Better to get a single Mystery snail or an Assassin snail or two.

Some call snails and shrimp a "clean up crew" but that is a misnomer because, in actuality, YOU are the only clean-up crew. These critters are just there to lend a tiny bit of help.
 

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Nerite snails would die in that tank. They need a mature tank with lots of algae as they normally will not eat such as wafers and vegetables. The Number 1 cause of death in Nerite snails is starvation and that takes months so many do not associate starvation with their death. You can put a bowl of rocks in a sunny window and grow algae for them.

Better to get a single Mystery snail or an Assassin snail or two.

Some call snails and shrimp a "clean up crew" but that is a misnomer because, in actuality, YOU are the only clean-up crew. These critters are just there to lend a tiny bit of help.
With out a lot more plants, and algae even mystery snails would not survive long. Mystery snails will eat not only green algae but also blanched vegetables, algae wafers and the leaves of plants that drop to the bottom of the tank and start to decay. They will also dig into the substrate to find food. But their tanks must be well planted. unlike nerite snails, mystery snails will breed, and lay eggs above the water line in a freshwater tank where the moisture will keep the eggs wet. They usually have 100 eggs. However it takes a male and female snail to breed. They are not asexual creatures. Mystery snails go by many names (apple snails is another name) Their colors range from black, Golden, White, Blue, and purple. They defiantly add color to the tank. They are a peaceful creature and should only be housed with other peaceful fish. Betta being a good choice for a tank mate.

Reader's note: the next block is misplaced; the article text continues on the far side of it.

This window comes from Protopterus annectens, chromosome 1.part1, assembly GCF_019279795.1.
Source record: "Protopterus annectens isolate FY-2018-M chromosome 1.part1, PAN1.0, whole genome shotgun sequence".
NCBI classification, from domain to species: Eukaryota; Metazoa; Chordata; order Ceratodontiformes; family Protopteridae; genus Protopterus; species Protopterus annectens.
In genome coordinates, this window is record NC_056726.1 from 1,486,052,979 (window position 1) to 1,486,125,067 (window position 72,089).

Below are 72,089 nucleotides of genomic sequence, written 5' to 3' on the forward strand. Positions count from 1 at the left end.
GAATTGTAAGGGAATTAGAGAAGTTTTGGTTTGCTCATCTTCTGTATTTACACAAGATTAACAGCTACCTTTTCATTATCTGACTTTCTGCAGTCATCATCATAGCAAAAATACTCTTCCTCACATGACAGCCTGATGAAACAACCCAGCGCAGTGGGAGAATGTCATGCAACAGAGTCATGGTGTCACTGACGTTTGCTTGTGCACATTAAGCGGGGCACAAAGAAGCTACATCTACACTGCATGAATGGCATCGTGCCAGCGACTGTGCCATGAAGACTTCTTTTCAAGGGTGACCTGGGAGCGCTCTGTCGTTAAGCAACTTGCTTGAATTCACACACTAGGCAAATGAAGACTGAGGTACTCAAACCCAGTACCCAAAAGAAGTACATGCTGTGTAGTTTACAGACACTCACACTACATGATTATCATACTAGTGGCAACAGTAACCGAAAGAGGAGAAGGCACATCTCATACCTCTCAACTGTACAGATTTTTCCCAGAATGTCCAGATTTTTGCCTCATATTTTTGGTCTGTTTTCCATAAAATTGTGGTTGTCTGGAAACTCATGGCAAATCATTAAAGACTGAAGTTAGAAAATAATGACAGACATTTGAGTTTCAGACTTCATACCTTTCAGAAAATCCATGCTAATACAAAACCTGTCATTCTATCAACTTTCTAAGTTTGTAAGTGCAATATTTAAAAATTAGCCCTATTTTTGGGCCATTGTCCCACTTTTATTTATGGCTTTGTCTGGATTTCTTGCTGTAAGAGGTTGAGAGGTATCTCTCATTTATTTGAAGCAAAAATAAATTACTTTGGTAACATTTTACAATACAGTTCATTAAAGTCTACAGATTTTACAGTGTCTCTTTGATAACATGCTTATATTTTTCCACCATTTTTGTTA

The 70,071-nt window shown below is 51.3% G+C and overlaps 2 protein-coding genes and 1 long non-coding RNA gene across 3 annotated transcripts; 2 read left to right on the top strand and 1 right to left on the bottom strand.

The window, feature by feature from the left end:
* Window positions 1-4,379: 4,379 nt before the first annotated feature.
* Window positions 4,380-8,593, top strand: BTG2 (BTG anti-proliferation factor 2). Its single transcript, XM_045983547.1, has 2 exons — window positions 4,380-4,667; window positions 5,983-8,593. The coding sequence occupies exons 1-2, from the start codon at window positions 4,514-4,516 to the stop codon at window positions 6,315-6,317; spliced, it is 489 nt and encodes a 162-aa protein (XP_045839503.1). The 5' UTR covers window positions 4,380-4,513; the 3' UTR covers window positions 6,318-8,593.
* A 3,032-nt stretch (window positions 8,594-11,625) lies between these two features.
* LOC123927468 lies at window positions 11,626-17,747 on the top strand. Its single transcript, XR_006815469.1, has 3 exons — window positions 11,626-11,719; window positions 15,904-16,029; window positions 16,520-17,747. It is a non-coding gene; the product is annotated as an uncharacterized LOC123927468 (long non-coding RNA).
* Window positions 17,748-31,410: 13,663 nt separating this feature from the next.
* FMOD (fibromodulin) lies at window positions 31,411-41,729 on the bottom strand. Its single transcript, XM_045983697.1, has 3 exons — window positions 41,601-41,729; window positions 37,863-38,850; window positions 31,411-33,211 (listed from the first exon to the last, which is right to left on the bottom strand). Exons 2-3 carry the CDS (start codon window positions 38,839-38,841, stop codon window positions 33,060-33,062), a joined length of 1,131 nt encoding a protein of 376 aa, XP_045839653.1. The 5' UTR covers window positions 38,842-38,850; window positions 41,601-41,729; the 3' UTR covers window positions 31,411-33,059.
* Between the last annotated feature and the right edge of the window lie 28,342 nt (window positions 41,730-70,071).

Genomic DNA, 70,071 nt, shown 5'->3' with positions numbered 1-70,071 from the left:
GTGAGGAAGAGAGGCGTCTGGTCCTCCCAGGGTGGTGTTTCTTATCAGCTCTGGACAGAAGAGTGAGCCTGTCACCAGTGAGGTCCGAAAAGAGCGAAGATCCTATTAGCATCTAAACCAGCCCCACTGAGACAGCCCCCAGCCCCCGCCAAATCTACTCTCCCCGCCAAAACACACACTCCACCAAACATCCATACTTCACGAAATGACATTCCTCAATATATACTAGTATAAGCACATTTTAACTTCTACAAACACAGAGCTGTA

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With out a lot more plants, and algae even mystery snails would not survive long. Mystery snails will eat not only green algae but also blanched vegetables, algae wafers and the leaves of plants that drop to the bottom of the tank and start to decay. They will also dig into the substrate to find food. But their tanks must be well planted. unlike nerite snails, mystery snails will breed, and lay eggs above the water line in a freshwater tank where the moisture will keep the eggs wet. They usually have 100 eggs. However it takes a male and female snail to breed. They are not asexual creatures. Mystery snails go by many names (apple snails is another name) Their colors range from black, Golden, White, Blue, and purple. They defiantly add color to the tank. They are a peaceful creature and should only be housed with other peaceful fish. Betta being a good choice for a tank mate.
Mystery Snails do not need plants and algae as one can supplement feeds them with vegetables, wafers, fish food, prepared snail food or Snello.

In a tank without live plants, one must be prepared to supplement so the Mystery Snail does not starve.
 

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So to summarize the info: you need to grow algae on the tank walls before adding a snail.
You should add more plants, preferable one per square inch, but you can start with adding 3-5 more bunch plants and a few more rooted ones like anubias or amazon sword. Check you lighting conditions to make sure all the plants are happy, and fertilize with both root tabs and liquid.

Wait a month for algae to grow, and add 1-2 snails. Mystery or nerite is common and easy.

Or, after tank is stable, wait two months and add shrimp. They do need twice as many plants as snails(double the minimum).



Shrimp have a shorter lifespan and lighter bio-load, but don't eat as much algae off the walls. Snails have a larger bio-load and longer lifespan and eat algae off the walls, but don't do as good as job on the plants.